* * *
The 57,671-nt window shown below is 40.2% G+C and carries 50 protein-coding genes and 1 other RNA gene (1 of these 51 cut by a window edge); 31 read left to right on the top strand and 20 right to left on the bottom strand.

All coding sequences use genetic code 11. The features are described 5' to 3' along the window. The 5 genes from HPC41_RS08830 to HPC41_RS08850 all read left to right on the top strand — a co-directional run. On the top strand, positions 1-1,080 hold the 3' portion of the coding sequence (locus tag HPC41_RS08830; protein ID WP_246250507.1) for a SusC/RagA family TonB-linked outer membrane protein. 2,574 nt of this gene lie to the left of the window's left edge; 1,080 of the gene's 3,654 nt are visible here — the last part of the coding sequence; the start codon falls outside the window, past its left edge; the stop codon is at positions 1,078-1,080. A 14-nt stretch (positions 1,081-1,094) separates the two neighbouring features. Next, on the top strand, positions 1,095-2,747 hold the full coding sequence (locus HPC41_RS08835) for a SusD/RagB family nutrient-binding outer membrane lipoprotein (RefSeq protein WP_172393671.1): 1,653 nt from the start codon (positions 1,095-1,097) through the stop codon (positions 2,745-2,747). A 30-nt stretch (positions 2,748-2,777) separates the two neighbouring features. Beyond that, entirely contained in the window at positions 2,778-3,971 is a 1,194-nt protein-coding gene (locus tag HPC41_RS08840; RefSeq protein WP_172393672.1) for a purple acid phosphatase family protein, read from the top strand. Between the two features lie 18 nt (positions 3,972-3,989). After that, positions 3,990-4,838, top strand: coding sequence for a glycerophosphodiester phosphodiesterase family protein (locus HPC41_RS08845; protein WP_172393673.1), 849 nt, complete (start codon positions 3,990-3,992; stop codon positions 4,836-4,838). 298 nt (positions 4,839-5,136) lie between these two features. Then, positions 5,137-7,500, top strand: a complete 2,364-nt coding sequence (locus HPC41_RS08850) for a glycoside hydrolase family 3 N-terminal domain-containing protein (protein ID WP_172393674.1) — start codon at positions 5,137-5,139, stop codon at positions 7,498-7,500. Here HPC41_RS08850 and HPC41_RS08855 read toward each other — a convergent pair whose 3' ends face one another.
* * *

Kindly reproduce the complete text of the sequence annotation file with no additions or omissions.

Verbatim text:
The 57,671-nt window shown below is 40.2% G+C and carries 50 protein-coding genes and 1 other RNA gene (1 of these 51 cut by a window edge); 31 read left to right on the top strand and 20 right to left on the bottom strand.

All coding sequences use genetic code 11. The features are described 5' to 3' along the window. The 5 genes from HPC41_RS08830 to HPC41_RS08850 all read left to right on the top strand — a co-directional run. On the top strand, positions 1-1,080 hold the 3' portion of the coding sequence (locus tag HPC41_RS08830; protein ID WP_246250507.1) for a SusC/RagA family TonB-linked outer membrane protein. 2,574 nt of this gene lie to the left of the window's left edge; 1,080 of the gene's 3,654 nt are visible here — the last part of the coding sequence; the start codon falls outside the window, past its left edge; the stop codon is at positions 1,078-1,080. A 14-nt stretch (positions 1,081-1,094) separates the two neighbouring features. Next, on the top strand, positions 1,095-2,747 hold the full coding sequence (locus HPC41_RS08835) for a SusD/RagB family nutrient-binding outer membrane lipoprotein (RefSeq protein WP_172393671.1): 1,653 nt from the start codon (positions 1,095-1,097) through the stop codon (positions 2,745-2,747). A 30-nt stretch (positions 2,748-2,777) separates the two neighbouring features. Beyond that, entirely contained in the window at positions 2,778-3,971 is a 1,194-nt protein-coding gene (locus tag HPC41_RS08840; RefSeq protein WP_172393672.1) for a purple acid phosphatase family protein, read from the top strand. Between the two features lie 18 nt (positions 3,972-3,989). After that, positions 3,990-4,838, top strand: coding sequence for a glycerophosphodiester phosphodiesterase family protein (locus HPC41_RS08845; protein WP_172393673.1), 849 nt, complete (start codon positions 3,990-3,992; stop codon positions 4,836-4,838). 298 nt (positions 4,839-5,136) lie between these two features. Then, positions 5,137-7,500, top strand: a complete 2,364-nt coding sequence (locus HPC41_RS08850) for a glycoside hydrolase family 3 N-terminal domain-containing protein (protein ID WP_172393674.1) — start codon at positions 5,137-5,139, stop codon at positions 7,498-7,500. Here HPC41_RS08850 and HPC41_RS08855 read toward each other — a convergent pair whose 3' ends face one another.